It’s hard to keep dead tech down

People are curiously slow to give up on dead tech, sometimes for sound practical reasons and sometimes not so muchIn 2022, Cormac McCarthy published two novels at the age of 89. An impressive feat, doubly so because he wrote them on the same old dead tech typewriter he’d bought from a pawn shop in 1963. Prior to his death, he no longer had the original, a light blue Olivetti Lettera 32, because that was sold at a charity auction for a quarter of million dollars in 2009. A friend replaced it with an identical model for just $11. But one that lacked the cultural imprint, clearly.

Now there’s an element of this tale that is about somebody using the tools with which they feel most comfortable. But no doubt McCarthy would have also told you it changes the way he worked and what he created. The tools we use are not neutral conduits for creativity. They shape what we create. It may seem unlikely that future writers will work in the same way as McCarthy, but we shouldn’t rule it out.

The best example of a dead technology finding a new lease of life – and not for entirely logical reasons – is the phonographic record. The product degrades with use. It is large and needs to be stored and maintained. It has a woefully poor storage capacity. Its reputation as a superior format for sound quality has been debunked. It requires specialist equipment. And it’s expensive.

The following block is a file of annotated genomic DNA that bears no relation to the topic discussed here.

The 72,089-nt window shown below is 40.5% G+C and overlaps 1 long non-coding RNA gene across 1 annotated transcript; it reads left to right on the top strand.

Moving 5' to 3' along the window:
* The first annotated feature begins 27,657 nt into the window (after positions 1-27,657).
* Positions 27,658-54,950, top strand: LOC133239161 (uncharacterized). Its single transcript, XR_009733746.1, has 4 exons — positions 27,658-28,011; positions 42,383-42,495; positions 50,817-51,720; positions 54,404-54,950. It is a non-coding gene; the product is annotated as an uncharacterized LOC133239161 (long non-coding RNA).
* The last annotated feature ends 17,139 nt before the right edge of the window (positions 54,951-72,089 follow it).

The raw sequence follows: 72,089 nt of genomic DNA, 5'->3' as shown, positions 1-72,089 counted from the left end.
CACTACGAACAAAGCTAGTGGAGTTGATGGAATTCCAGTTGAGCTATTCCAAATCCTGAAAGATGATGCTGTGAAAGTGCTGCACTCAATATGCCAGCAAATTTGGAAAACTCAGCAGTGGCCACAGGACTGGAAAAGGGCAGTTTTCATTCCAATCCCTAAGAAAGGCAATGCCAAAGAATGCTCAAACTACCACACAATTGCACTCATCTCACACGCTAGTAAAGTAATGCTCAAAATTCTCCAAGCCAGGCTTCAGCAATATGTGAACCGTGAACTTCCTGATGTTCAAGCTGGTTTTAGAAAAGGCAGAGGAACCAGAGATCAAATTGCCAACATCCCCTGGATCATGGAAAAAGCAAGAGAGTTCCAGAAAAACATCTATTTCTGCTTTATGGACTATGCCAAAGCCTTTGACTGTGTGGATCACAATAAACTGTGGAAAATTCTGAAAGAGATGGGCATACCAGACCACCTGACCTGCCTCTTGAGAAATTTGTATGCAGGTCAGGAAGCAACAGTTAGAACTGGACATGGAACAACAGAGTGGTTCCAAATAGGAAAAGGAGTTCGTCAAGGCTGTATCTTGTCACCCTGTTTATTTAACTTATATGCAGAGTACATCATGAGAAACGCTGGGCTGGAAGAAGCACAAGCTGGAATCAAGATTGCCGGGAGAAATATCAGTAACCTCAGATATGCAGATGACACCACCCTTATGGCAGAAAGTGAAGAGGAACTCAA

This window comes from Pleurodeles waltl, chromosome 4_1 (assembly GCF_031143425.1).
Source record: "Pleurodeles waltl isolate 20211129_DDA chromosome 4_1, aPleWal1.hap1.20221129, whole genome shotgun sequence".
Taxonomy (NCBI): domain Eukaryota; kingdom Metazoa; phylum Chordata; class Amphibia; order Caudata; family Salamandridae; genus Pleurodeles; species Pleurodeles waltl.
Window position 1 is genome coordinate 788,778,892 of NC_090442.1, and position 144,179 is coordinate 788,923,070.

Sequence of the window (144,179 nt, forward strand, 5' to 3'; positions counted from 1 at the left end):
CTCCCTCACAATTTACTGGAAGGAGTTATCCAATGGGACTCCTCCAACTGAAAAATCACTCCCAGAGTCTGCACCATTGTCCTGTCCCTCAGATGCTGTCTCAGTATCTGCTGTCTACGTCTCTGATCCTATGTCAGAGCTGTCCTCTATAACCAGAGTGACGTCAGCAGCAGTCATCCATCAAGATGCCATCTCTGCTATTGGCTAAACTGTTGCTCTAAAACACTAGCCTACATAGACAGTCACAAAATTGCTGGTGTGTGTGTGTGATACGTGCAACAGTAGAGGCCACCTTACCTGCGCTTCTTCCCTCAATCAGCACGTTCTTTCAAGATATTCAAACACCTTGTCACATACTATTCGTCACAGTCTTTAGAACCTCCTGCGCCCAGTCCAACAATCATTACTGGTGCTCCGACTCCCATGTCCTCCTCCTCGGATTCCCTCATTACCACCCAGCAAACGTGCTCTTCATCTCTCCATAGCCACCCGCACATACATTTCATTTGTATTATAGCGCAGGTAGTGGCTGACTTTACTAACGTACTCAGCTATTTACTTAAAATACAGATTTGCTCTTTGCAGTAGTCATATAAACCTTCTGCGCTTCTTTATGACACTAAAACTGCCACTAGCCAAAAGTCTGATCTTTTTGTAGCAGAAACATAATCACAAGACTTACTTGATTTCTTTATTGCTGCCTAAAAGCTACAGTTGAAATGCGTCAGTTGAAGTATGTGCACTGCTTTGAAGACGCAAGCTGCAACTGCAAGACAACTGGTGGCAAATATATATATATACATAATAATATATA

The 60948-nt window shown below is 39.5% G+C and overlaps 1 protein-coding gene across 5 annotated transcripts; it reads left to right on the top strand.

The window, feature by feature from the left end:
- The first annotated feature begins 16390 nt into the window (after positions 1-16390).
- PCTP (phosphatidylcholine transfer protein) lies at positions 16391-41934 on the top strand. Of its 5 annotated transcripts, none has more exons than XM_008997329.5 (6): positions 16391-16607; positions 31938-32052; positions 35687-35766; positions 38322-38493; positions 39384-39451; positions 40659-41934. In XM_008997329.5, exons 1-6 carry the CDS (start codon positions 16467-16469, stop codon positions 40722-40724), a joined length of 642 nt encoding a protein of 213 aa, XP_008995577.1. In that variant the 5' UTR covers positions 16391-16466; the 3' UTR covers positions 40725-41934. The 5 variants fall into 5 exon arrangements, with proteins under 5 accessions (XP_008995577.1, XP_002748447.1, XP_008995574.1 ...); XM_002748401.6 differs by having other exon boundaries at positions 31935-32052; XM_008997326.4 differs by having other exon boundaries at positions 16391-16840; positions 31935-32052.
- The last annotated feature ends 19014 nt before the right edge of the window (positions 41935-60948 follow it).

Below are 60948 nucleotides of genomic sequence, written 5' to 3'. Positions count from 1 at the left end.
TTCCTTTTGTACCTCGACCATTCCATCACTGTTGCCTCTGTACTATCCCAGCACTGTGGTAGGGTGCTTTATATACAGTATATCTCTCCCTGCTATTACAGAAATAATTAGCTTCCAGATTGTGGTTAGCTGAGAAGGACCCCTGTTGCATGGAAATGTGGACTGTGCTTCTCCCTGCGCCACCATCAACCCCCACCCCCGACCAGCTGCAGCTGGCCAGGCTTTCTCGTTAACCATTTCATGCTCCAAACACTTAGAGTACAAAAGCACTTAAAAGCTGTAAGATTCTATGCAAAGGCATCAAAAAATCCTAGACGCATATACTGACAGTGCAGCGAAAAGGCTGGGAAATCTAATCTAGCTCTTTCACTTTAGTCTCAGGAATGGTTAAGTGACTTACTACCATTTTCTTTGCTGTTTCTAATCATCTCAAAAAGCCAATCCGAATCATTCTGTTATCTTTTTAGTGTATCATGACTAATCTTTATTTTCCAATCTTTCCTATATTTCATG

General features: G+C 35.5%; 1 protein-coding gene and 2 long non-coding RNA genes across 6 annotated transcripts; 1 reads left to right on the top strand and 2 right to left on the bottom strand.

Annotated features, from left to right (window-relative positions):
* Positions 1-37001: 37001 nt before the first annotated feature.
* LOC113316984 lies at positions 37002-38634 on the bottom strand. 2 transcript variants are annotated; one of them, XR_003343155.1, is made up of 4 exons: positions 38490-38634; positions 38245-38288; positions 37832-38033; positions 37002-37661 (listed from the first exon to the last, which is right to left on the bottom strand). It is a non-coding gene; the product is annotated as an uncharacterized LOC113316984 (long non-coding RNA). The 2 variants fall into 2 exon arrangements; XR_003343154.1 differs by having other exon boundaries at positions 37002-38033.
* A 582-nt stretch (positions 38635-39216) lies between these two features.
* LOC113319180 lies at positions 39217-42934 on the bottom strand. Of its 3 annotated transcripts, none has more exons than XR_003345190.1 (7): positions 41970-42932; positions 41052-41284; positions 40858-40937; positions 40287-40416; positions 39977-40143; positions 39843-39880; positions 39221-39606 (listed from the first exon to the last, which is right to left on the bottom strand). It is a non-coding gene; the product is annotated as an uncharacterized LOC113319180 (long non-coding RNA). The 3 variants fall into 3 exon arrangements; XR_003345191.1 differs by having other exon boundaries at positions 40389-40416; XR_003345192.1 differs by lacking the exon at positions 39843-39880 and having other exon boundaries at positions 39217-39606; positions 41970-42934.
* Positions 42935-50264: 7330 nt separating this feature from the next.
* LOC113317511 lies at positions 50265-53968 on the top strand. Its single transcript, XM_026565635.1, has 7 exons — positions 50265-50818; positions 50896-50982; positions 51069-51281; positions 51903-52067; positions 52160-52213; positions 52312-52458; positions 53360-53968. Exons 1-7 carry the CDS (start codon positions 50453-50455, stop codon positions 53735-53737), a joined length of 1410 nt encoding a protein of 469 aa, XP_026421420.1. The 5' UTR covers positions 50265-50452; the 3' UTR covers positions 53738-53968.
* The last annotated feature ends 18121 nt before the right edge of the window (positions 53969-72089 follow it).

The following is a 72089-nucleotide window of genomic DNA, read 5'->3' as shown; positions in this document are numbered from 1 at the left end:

Yet Taylor Swift’s most recent album Midnights sold 575,000 vinyl copies in the US in its first week of release. And vinyl is not the sole preserve of boomers digging around charity shops for nuggets of nostalgia. It offers a different experience to Spotify, and doesn’t suffer from a potentially boundless carbon footprint in the same way as your streamed playlist. But it’s not a format that is particularly lucrative for the record industry, which gives the impression it would like to shoot it in the face for the same reasons your mobile phone company wants you to get that new handset.

Another format that refuses to die is the floppy disk, but for more prosaic reasons. The last man on Earth to sell them in significant quantities, a guy called Tom Persky, claimed in September 2022 that his two biggest markets were – worryingly – the medical and airline sectors, both of whom operate with more archaic tech than we might like. Persky estimates that half the commercial aircraft in the world are over 20 years old and rely on floppy disks for their avionics.

Another peculiarly modern phenomenon that keeps supposedly obsolete tech going is that people just can’t be bothered with the new stuff, however indifferent they are to the old stuff. That might explain why in October 2022, researchers Statcounter found that just 15 percent of PC users had upgraded to Windows 11, seemingly content with their existing operating systems, the owners of hardware incapable of coping with the new system or – perhaps more likely – beyond caring or too exhausted to bother. They may even feel they are doing something good by turning their backs on the endless exhortations to upgrade from what they are told is dead tech but clearly isn’t.

This first appeared in Issue 13 of IN Magazine